Geneva Costa may have been born and raised on a farm in Montana, but we’re just going to go ahead and call her one of Sioux Falls’ own. Having called both the East and West Coast her home, Costa is now living back in Sioux Falls with her husband Brogan [Green Dream Screen Printing] and two cats. Having known Costa for several years, I was delighted for the chance to delve more deeply into her process. Costa uses oil paints to create photorealistic works, and more recently, using that process to distort the reality of her subject matter. Autobiographical in nature, Costa remains inspired through gender, politics and current affairs. Her persistence in achieving her goals has always been a great inspiration, as is her dedication to keeping her concepts challenging and engaging. I wish her immense luck with her goal of spreading her artwork around the nation. See her work at genevacosta.com ~Hannah
How would you describe your work/style?
My work is photorealistic; I deal with the human body. Lately, I’ve been focusing on female nudes and female identity, or obfuscation of that identity. So, my painting style is definitely photorealism, but I skew it. I’ve been obfuscating the faces of the figures that I work with.
What media do you mainly work with?
Painting, oil paint. That’s basically my focus.
What is a style or medium you’re NOT comfortable with?
I would say that I definitely identify more as a 2D artist than a 3D artist. It’s not necessarily that I’m not comfortable with 3D art, it’s that I know I excel more with 2-Dimensional art than with 3-Dimensional art. I haven’t been educated on 3D art as much as I have focused on 2D. As much as I would love to do more work with wood, and welding, I focus all my time on painting.
When did you begin working on your art?
I began working as an artist, I would say, right when I graduated from high school and when I went into college.
What did you do before the print shop?
Basically right out of undergrad, I moved to Sioux Falls and started teaching middle school art. Then I moved to New York and worked in a gallery in the Chelsea district. Then moved back here and taught high school art. Then I moved to LA and got my MFA and was teaching undergrads during the same time. Now I’m back in Sioux Falls and teaching K-12. We just started [Green Dream] this past July. So, it’s only been half a year, really. It’s good to get perspective from all over.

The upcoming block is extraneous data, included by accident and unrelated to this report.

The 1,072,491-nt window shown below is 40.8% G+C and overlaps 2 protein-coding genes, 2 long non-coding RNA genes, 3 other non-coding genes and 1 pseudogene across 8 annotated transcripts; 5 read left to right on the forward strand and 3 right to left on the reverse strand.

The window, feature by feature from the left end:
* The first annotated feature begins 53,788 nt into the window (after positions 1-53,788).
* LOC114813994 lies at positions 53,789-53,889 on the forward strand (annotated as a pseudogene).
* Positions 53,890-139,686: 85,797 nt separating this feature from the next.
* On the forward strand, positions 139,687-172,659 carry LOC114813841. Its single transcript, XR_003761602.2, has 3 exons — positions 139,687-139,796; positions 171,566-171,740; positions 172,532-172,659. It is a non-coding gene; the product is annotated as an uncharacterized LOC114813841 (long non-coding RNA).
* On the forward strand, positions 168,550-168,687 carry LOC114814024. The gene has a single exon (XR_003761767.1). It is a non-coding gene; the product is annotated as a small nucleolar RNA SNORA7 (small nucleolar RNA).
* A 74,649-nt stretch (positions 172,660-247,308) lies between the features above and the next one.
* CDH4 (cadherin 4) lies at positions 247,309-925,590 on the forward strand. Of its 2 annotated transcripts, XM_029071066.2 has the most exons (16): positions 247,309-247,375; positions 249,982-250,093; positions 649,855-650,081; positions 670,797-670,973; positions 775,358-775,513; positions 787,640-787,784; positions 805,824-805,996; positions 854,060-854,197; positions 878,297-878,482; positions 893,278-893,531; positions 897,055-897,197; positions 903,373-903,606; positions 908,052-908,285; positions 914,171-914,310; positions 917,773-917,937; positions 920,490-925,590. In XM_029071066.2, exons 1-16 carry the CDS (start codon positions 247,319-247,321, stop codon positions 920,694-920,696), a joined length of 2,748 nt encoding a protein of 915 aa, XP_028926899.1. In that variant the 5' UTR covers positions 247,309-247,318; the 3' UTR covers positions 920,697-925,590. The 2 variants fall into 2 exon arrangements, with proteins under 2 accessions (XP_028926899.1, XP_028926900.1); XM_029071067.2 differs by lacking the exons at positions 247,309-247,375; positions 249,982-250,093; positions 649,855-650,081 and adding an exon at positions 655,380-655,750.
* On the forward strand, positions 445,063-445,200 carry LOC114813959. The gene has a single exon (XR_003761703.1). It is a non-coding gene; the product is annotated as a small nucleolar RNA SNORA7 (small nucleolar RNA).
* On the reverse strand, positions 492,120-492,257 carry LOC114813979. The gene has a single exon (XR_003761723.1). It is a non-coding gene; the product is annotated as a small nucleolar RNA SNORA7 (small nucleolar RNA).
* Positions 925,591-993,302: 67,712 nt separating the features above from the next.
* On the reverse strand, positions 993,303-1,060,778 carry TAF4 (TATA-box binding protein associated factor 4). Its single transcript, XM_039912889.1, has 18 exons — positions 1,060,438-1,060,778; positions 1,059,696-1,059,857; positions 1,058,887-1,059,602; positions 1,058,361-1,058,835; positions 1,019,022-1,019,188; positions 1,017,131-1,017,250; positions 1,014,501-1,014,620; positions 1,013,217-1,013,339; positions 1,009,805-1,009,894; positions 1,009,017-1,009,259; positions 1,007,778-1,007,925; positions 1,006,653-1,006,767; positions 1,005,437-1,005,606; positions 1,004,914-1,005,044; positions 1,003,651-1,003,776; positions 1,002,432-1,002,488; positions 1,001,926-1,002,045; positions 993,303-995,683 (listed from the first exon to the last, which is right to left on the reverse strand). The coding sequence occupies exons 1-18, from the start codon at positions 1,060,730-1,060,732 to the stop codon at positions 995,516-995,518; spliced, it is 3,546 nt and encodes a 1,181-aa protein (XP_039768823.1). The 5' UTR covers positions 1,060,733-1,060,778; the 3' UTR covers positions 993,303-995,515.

What are some great successes from your past?
I would say my biggest successes are when I would apply to a gallery show and get a solo show. When I get a solo show, that’s a success, but it’s always good to gather rejections, too. If you aren’t trying to get your artwork out there, you’re not going to get it out there. Anytime that you do get some kind of response to your work is always a success. It’s just statistics, too. If you send out so many applications, the majority are going to come back rejections. As long as you know that, then you’re not going to get down about it. I mean, all artists get rejected. I have a t-shirt that has a rejection letter to Andy Warhol from the MOMA, that he tried to get his work into MOMA and they rejected it.
What are some fears that you’ve come across?
As I get older, because I’m a visual artist, maybe, anything happening to not being able to use my limbs, or eyesight going; that’s a fear. Other than that, I’m not really afraid. I just keep making work. And again with rejection, you’re not really afraid of it after being a practicing artist for so long.